overall i think everything is just a matter of experience. The more you play, the more your body used to it, & you can instinctly multi task other thing.

    Right now your action require you to have all your focus. So when on fast pace you dont have time to think anything. Like how you walk & run. You dont need to think anything or get your focus on your feet. Your body memorize it & unconciously move by its own & while you do yo can focus on other task like making a phone call or texting.
     
  10. phihag

    phihag Regular Member

    Joined:
    Mar 4, 2014
    Messages:
    977
    Likes Received:
    670
    Location:
    Germany
    Like all improvement, some people have amazing capabilities to learn from just playing and seeing other people, but most people need structured training to significantly improve at all.

    Don't worry about wasting stamina during the rally. Worry about winning the rally. Ask your partner why they want you to smash everything, pros vary significantly. Are you winning the rally once you drop?

    Yeah, so try doing that yourself, and be ready for it. As long as you win 50% and lose 50%, then going into drive battles is fine provided the score is even or advantageous for you. If you notice that you lose a majority of the drive battles, then you should focus your training on that, and avoid them / exit early in game in the mean time.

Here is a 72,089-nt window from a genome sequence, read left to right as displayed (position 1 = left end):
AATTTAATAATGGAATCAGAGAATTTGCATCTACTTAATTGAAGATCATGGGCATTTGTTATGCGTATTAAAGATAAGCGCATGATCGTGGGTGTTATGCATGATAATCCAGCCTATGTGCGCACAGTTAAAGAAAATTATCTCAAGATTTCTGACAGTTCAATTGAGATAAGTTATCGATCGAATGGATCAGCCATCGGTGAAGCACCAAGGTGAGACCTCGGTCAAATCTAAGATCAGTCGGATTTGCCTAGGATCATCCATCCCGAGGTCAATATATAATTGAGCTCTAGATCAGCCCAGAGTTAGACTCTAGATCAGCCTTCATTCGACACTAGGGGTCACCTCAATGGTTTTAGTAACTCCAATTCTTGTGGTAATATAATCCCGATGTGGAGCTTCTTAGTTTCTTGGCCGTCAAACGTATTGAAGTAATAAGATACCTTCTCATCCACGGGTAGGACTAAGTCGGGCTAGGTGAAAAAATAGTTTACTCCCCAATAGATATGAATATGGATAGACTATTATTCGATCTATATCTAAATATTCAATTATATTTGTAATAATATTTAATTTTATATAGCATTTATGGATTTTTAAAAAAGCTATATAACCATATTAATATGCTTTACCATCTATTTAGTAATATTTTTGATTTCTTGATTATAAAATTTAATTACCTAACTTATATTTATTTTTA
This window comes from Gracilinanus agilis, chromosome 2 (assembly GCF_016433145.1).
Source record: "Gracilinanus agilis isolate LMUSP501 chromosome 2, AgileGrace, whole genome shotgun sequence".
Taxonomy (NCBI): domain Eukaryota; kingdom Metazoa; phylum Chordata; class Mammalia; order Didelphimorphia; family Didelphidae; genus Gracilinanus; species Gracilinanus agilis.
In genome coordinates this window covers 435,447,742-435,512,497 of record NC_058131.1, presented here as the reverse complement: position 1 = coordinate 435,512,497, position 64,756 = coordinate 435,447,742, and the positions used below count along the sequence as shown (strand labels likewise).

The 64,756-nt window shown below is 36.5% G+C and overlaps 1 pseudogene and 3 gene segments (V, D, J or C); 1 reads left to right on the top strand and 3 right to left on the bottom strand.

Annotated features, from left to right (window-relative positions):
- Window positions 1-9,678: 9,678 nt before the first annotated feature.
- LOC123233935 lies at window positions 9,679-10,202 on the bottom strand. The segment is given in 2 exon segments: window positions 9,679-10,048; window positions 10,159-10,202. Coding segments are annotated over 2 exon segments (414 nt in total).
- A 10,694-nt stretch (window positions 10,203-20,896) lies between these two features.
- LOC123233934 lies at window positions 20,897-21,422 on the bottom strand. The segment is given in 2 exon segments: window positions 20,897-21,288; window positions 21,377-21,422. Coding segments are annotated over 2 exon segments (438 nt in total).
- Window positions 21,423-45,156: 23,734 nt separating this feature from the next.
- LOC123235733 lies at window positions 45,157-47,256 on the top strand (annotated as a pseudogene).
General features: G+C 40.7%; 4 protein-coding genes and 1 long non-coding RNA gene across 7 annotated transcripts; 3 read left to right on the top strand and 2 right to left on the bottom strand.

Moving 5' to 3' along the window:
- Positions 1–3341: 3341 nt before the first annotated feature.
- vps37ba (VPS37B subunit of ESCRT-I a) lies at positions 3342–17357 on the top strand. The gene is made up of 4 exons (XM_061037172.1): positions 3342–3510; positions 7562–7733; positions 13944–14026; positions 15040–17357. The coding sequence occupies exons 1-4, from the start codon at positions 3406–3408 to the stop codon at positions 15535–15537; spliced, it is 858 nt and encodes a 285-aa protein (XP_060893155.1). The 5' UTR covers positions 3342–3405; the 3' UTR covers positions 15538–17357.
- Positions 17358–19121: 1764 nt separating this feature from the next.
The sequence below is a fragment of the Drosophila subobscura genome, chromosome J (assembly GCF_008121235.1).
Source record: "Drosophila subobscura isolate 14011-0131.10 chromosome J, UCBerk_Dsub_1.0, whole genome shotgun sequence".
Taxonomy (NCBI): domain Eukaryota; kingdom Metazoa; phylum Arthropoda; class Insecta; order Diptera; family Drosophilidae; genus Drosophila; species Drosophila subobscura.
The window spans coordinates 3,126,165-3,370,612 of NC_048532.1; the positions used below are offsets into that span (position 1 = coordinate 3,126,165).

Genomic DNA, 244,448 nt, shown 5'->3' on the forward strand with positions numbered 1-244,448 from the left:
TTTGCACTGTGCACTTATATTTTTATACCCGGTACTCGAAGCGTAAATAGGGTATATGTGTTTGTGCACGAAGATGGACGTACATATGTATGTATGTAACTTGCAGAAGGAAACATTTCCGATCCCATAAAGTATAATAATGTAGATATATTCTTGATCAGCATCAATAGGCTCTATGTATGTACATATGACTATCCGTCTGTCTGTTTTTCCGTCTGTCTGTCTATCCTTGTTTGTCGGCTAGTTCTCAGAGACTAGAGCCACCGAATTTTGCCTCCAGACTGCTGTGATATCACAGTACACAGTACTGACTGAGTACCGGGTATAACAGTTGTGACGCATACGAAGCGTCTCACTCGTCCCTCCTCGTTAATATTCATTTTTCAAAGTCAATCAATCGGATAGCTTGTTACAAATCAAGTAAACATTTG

Anything that flies straight. In contrast to plastic where there are huge differences in flight path, feathers should only vary in speed. Here in Germany, the most common shuttle in Training is probably the Yonex AS-10 or AS-20.
     
    ralphz likes this.
  11. speCulatius

    speCulatius Regular Member

    Joined:
    May 17, 2017
    Messages:
    861
    Likes Received:
    829
    Location:
    'round here....
    First of all, thanks for starting this thread. I think there's many players with those or similar issues, so this can help many others as well.

    You've already received some very valuable answers, but often,
    so I try to give my answers as well.

    Like @phihag pointed out, it might be the correct strategy, trying to win the point early, but that seems to lead to more unforced errors on your side. It might be a focus problem, but I'll get to that when answering "2.", so for now another suggestion. Doubles are rarely won by one player alone, even if one of the players is weaker/makes a lot of mistakes.